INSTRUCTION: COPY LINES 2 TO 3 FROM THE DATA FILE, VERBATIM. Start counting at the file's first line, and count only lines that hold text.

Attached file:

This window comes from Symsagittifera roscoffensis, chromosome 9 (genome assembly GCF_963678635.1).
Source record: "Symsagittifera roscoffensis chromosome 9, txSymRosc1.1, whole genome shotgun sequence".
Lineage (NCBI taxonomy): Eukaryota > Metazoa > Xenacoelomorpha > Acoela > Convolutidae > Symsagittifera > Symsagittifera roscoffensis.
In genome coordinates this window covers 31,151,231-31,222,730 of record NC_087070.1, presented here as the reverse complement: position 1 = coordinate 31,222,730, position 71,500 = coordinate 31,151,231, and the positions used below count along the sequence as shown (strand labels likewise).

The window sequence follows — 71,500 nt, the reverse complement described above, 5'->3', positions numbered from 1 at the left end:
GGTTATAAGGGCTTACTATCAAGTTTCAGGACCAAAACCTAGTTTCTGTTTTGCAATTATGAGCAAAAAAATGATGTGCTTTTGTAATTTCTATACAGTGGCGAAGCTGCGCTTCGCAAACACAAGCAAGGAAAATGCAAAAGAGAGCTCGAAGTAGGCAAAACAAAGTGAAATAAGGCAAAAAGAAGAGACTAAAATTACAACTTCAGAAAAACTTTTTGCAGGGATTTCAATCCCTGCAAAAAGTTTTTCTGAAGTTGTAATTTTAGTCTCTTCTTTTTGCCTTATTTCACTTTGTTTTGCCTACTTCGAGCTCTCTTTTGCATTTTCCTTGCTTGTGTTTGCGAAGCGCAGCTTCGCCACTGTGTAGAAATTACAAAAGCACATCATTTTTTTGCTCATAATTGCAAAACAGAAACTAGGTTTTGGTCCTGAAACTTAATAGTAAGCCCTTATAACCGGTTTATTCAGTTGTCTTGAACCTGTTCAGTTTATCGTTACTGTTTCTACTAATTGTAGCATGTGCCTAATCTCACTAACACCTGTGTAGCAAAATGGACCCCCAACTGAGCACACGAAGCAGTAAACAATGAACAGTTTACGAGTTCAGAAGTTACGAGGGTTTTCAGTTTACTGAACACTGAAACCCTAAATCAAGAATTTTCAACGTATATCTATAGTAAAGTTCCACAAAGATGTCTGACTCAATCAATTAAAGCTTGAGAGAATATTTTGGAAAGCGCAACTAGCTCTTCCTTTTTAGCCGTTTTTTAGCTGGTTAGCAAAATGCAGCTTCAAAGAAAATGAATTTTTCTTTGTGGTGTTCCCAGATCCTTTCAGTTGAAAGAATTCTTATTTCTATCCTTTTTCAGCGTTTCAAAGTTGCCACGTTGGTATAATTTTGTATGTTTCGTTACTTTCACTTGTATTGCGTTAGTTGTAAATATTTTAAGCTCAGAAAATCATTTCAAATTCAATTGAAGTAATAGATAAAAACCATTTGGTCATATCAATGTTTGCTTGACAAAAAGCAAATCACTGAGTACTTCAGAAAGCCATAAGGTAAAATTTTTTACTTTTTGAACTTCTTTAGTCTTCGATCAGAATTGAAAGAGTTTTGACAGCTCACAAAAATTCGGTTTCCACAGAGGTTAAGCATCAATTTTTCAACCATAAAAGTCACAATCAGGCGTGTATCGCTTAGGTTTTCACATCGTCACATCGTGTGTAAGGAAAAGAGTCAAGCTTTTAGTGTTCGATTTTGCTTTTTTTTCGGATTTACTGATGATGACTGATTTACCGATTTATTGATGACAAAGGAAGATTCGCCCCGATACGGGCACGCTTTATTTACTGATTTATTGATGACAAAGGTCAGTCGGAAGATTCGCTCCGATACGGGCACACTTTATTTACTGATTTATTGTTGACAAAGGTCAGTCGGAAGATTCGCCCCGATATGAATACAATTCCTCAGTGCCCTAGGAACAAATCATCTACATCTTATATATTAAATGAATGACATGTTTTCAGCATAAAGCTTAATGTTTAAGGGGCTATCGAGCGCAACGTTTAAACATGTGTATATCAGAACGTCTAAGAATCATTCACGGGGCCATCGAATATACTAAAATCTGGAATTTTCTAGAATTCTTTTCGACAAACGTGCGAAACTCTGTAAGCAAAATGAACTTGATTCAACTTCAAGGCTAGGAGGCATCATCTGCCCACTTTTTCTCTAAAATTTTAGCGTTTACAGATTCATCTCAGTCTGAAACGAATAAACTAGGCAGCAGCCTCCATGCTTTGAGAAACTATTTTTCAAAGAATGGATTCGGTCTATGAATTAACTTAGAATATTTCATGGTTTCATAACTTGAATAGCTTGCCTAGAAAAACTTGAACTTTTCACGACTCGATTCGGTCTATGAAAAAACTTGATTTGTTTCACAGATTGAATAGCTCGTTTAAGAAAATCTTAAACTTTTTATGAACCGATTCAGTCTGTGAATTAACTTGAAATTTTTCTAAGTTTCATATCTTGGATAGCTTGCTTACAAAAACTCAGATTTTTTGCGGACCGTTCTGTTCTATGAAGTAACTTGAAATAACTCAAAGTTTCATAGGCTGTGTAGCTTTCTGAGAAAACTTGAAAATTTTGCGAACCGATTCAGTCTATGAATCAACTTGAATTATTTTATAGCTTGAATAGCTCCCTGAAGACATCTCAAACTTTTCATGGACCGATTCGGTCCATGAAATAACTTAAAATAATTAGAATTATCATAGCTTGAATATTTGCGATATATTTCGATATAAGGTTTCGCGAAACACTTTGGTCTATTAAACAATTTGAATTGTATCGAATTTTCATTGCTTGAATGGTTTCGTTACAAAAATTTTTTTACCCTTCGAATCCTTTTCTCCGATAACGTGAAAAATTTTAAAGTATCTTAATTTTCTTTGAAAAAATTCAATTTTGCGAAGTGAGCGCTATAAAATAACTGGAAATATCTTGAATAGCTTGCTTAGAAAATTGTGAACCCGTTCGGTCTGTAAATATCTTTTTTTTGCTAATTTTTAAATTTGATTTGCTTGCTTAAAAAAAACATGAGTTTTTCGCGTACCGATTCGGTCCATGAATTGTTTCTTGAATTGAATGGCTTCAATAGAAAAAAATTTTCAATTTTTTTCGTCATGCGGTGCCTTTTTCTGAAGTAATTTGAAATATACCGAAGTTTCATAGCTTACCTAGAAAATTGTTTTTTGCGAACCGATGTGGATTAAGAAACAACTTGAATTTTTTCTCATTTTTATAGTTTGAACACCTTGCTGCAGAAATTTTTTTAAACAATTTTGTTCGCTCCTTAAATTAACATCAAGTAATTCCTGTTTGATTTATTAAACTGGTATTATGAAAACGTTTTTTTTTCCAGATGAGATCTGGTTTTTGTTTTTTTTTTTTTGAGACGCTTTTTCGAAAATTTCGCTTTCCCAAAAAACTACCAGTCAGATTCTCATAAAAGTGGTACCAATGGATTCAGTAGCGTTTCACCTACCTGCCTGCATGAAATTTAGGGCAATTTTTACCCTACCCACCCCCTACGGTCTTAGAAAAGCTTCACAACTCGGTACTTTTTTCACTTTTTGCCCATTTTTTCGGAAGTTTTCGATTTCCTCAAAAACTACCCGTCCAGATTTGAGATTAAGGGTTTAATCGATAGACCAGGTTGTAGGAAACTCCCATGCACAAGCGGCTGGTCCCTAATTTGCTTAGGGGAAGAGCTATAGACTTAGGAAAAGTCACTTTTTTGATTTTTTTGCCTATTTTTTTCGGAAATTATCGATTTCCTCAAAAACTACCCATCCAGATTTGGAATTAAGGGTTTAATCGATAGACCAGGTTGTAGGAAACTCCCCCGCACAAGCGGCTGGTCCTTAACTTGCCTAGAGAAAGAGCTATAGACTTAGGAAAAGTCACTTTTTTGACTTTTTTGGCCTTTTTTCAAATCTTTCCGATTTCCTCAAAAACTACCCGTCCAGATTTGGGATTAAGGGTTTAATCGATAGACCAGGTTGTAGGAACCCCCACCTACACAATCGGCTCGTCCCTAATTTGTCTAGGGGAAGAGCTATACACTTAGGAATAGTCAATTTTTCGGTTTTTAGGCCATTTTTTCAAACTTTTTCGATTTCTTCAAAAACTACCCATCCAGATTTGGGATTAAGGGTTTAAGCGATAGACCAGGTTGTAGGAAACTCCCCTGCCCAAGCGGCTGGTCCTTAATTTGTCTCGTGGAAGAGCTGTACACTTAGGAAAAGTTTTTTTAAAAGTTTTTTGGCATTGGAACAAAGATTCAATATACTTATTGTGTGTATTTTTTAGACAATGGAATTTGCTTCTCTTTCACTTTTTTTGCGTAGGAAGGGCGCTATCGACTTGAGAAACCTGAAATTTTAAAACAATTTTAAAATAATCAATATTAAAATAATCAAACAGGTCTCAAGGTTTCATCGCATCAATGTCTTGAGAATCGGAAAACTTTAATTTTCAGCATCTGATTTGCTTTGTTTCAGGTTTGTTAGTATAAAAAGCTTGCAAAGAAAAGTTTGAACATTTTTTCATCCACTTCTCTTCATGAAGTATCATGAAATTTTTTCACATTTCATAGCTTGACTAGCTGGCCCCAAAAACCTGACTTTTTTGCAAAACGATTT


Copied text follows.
Source record: "Symsagittifera roscoffensis chromosome 9, txSymRosc1.1, whole genome shotgun sequence".
Lineage (NCBI taxonomy): Eukaryota > Metazoa > Xenacoelomorpha > Acoela > Convolutidae > Symsagittifera > Symsagittifera roscoffensis.